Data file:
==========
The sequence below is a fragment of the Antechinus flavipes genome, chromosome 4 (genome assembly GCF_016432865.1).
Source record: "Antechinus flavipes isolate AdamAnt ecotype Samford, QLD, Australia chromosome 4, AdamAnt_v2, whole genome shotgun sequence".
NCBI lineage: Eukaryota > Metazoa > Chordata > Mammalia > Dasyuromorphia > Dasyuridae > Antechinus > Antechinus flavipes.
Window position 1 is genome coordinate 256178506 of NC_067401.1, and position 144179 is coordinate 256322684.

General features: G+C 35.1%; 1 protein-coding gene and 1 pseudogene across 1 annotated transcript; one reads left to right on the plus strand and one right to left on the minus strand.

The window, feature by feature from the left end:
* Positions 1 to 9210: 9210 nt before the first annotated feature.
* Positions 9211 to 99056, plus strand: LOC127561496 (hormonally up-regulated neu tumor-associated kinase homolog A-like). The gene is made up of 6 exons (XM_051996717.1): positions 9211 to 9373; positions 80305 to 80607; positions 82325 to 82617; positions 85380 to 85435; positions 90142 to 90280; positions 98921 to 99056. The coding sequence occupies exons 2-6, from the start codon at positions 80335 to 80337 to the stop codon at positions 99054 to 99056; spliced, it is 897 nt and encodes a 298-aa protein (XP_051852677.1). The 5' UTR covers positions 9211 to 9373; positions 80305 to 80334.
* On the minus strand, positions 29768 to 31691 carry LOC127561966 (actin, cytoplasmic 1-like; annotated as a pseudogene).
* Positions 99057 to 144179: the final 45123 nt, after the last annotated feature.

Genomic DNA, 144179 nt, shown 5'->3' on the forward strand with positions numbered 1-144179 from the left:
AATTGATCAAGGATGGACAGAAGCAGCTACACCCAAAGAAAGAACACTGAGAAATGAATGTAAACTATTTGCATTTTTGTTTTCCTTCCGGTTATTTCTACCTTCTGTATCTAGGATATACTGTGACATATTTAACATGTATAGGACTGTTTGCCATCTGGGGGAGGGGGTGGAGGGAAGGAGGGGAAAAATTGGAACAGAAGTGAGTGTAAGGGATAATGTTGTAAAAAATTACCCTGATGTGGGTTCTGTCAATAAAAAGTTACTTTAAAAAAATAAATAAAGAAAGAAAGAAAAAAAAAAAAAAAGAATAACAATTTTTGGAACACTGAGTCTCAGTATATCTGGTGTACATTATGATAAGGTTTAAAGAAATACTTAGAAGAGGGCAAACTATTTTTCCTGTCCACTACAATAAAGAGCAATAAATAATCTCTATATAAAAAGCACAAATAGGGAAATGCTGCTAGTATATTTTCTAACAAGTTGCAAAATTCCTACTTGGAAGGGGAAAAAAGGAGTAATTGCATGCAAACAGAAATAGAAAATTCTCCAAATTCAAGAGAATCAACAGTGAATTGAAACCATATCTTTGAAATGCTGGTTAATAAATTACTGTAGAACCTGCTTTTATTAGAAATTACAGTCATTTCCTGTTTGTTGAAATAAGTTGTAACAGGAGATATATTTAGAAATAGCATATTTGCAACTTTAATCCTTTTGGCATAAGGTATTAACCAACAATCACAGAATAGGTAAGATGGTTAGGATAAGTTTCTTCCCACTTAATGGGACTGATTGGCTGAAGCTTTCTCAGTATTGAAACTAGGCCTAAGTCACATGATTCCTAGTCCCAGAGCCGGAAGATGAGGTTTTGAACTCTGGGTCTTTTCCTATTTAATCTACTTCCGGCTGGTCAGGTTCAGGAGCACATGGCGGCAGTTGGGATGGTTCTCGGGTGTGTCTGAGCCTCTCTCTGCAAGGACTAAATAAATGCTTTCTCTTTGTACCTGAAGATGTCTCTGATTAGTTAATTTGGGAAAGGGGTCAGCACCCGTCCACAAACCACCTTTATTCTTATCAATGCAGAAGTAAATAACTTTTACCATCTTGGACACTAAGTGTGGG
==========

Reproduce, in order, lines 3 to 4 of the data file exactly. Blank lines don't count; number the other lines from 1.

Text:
NCBI lineage: Eukaryota > Metazoa > Chordata > Mammalia > Dasyuromorphia > Dasyuridae > Antechinus > Antechinus flavipes.
Window position 1 is genome coordinate 256178506 of NC_067401.1, and position 144179 is coordinate 256322684.